Armstrong said he asked his friend, Kris Lengenfelder, to drop off the anonymous packets, but he feared their anonymity was blown when Thompson saw Lengenfelder, since Thompson knew Armstrong and Lengendfelder are close friends and would make the connection.

Armstrong wrote in his journal that he and other Blunt supporters including Steve Cates of Bismarck, publisher of a conservative magazine, The Beacon, and Rep. George Keiser, R-Bismarck met to put together information they felt exonerated Blunt.

"There are several smoking guns that, if played right, should blow this case out of the water," Armstrong wrote. He kept the journal from April 18 until May 8.

The internal WSI investigation was made at Armstrong's request to determine how his journal was removed from his office without his permission. The report concluded that Long had received a copy of the journal from Kay Grinsteinner, the agency's internal audit manager.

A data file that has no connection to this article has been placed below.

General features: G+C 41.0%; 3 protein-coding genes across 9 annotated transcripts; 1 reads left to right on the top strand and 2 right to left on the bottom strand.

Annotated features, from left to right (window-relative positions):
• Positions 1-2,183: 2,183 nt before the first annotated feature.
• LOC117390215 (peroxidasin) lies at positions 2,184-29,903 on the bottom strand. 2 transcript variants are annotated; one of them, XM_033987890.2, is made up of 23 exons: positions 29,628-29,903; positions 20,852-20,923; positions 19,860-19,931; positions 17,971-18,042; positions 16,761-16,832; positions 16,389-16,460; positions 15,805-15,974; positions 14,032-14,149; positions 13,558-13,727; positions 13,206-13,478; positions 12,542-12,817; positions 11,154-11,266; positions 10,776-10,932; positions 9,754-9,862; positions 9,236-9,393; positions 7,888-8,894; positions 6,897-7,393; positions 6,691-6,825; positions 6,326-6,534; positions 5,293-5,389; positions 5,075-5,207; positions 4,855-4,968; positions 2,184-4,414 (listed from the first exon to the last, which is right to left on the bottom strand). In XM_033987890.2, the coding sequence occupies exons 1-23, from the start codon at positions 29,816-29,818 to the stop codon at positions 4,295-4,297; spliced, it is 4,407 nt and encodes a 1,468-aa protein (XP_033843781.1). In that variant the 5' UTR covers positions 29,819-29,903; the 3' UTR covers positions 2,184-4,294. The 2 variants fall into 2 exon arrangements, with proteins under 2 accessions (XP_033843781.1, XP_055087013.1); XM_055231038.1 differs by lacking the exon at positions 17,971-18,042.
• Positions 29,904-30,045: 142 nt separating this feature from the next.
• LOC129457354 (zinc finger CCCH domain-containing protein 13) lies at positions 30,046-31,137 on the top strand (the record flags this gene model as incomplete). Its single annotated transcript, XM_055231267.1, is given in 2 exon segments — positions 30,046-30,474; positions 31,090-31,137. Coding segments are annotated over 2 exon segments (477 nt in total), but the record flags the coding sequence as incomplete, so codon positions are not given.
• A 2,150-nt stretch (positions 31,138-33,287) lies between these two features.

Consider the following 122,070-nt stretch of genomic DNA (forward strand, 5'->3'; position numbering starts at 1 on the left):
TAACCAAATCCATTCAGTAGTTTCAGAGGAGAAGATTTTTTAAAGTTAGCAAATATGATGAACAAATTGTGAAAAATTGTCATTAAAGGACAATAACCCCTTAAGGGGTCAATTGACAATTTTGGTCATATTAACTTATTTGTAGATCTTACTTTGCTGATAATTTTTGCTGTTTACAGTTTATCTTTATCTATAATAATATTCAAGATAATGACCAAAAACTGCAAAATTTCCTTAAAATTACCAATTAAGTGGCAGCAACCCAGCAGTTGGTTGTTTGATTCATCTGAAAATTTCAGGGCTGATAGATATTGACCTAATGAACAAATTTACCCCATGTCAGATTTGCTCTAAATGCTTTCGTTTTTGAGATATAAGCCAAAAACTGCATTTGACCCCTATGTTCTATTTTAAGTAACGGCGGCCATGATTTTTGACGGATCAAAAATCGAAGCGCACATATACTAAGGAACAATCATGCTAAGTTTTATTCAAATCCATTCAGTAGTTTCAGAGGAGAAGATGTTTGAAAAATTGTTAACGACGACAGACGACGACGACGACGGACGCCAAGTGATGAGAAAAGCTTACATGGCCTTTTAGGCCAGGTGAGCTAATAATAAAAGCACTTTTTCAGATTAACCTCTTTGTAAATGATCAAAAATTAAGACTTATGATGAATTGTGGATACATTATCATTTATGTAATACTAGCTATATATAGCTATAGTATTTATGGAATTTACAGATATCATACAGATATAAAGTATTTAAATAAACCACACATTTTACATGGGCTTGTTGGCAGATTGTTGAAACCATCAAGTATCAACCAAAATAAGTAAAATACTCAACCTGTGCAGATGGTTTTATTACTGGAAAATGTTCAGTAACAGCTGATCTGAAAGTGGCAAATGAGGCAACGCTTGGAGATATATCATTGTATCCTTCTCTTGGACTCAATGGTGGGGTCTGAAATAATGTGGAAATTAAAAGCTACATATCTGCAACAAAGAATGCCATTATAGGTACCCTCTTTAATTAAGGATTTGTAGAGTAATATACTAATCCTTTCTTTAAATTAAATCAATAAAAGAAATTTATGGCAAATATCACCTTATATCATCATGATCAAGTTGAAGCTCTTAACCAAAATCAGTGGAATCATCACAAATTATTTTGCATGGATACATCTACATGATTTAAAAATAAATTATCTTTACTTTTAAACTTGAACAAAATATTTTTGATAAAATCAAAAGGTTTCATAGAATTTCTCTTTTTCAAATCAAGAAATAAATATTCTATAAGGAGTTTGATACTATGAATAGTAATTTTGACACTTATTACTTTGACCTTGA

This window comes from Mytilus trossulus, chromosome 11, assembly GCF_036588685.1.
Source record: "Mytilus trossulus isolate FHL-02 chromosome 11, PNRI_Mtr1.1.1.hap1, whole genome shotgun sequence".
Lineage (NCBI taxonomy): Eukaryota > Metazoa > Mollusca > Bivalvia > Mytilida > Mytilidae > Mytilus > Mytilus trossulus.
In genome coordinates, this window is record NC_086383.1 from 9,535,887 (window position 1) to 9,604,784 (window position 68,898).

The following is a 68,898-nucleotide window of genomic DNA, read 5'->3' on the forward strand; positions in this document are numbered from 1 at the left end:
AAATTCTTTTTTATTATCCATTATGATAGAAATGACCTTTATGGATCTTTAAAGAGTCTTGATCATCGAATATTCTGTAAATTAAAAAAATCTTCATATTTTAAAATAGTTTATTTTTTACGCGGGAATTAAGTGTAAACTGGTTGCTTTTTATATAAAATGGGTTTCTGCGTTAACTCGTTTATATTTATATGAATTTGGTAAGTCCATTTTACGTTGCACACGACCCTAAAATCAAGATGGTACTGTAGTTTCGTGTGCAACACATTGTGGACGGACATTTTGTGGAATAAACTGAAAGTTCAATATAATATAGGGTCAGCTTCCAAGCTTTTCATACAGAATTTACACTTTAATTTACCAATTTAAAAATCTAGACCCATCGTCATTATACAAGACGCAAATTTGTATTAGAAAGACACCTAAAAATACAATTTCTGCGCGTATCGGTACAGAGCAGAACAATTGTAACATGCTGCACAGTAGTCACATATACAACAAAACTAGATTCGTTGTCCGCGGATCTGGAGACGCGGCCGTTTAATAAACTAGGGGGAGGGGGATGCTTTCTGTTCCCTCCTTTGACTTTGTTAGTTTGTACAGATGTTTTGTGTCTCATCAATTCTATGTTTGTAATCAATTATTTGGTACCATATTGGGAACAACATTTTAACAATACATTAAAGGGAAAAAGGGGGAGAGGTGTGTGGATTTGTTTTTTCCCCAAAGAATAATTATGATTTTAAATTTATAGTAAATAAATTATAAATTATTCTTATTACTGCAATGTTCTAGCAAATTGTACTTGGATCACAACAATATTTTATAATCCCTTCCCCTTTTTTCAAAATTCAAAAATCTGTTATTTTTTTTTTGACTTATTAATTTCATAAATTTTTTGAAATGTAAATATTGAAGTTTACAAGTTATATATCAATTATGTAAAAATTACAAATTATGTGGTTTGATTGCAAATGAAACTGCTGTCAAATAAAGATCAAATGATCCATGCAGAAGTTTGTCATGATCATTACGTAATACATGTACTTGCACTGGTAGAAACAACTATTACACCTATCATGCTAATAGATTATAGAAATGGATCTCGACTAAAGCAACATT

Rob Forward, a WSI lawyer, determined that Grinsteinner entered Armstrong's office after hours on Oct. 15 or 16 and made a copy of the journal because she was concerned he was not properly responding to open records requests, and inappropriately "leaking back" audit information to WSI employees.

In a statement to WSI, however, Grinsteinner denied any knowledge of the journal or other items Armstrong said were missing from his office.

Forward was unable to conclude whether any of the items, including Social Security numbers for Armstrong's family members, actually were taken, because Armstrong's office was "messy and not so organized.